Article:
Thinking and Designing In The Meta
31 Jan 2015

Thinking and Designing In The Meta

Originally published on Hub of All Things.

31 Jan 2015

Originally published on Hub of All Things. (Img. Igor Bulgarin, Shutterstock)

It’s 0527am and I’m awake. And exhausted. The mind has been working all night trying to come up with solutions for the design of views on the HAT that would help a user to be creative with his/her own data. A long meeting with the tech team yesterday has basically got some of the technical stuff down, so that the data that comes onto the HAT has the greatest agility to be shaped into different uses.

Too abstract? Ok, so let me rewind. We are now in the world where data sits as a consequence of a service provided. So your calendar’s data is part of Google Calendar service. Your photos are part of the service of a phone, your social interactions’ data sits on Facebook as part of their service. There are two consequences of this.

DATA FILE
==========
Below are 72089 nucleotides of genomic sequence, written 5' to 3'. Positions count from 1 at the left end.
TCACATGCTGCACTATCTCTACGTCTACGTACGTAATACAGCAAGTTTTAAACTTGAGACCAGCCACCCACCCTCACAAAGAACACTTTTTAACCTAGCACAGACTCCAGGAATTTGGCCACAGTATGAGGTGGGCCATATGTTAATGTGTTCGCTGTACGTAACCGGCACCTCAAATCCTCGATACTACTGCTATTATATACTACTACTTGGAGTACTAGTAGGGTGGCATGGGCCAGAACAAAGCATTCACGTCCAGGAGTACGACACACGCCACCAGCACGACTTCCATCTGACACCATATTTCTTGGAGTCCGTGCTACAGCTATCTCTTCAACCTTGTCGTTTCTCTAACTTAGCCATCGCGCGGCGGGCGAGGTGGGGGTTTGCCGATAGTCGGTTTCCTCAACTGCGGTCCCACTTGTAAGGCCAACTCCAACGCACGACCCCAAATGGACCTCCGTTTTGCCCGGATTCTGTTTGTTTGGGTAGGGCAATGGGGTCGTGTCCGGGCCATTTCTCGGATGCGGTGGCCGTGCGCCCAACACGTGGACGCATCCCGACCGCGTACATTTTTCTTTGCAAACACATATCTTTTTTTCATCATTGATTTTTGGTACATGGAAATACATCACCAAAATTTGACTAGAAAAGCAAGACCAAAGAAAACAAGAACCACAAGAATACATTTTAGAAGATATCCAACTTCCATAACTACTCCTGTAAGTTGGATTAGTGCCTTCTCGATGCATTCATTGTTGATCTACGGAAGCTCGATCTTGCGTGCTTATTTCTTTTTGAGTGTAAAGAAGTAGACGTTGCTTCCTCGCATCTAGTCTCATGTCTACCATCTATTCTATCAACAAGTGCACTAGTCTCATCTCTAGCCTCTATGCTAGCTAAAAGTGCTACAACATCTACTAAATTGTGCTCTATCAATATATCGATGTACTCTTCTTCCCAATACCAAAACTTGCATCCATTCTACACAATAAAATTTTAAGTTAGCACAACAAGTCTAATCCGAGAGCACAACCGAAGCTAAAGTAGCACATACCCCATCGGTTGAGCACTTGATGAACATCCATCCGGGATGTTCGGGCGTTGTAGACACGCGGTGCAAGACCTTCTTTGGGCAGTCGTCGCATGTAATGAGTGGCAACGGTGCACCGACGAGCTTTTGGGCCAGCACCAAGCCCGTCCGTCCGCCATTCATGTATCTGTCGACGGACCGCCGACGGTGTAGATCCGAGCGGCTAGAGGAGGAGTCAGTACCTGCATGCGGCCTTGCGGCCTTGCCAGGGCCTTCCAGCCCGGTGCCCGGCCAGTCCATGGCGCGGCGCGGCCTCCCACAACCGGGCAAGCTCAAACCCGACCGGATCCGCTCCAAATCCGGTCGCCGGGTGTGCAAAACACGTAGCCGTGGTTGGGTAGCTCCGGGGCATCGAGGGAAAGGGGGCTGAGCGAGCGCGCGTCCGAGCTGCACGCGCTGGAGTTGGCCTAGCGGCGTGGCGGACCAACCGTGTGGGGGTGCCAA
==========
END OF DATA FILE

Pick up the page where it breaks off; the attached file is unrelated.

One is what we have already talked about – that we don’t currently own it or have access to our data. Which is why we’re building the HAT, so that we can acquire all these data (through open APIs) back into our own HAT so that we can make use of it. The second consequence is our mental models and structures. We are now trapped in a world where data makes sense only through the vertical services rendered. It’s like a house makes sense if there are rooms – dining room, living room, kitchen – because activities happen in those rooms and the house makes sense. If suddenly, I give you a blank house without rooms and say: let’s reorganise and recompartmentalise because technology now offers new ways to act and interact, you might not know where to start (for those interested, you can read up on Giddens’ structuration theory).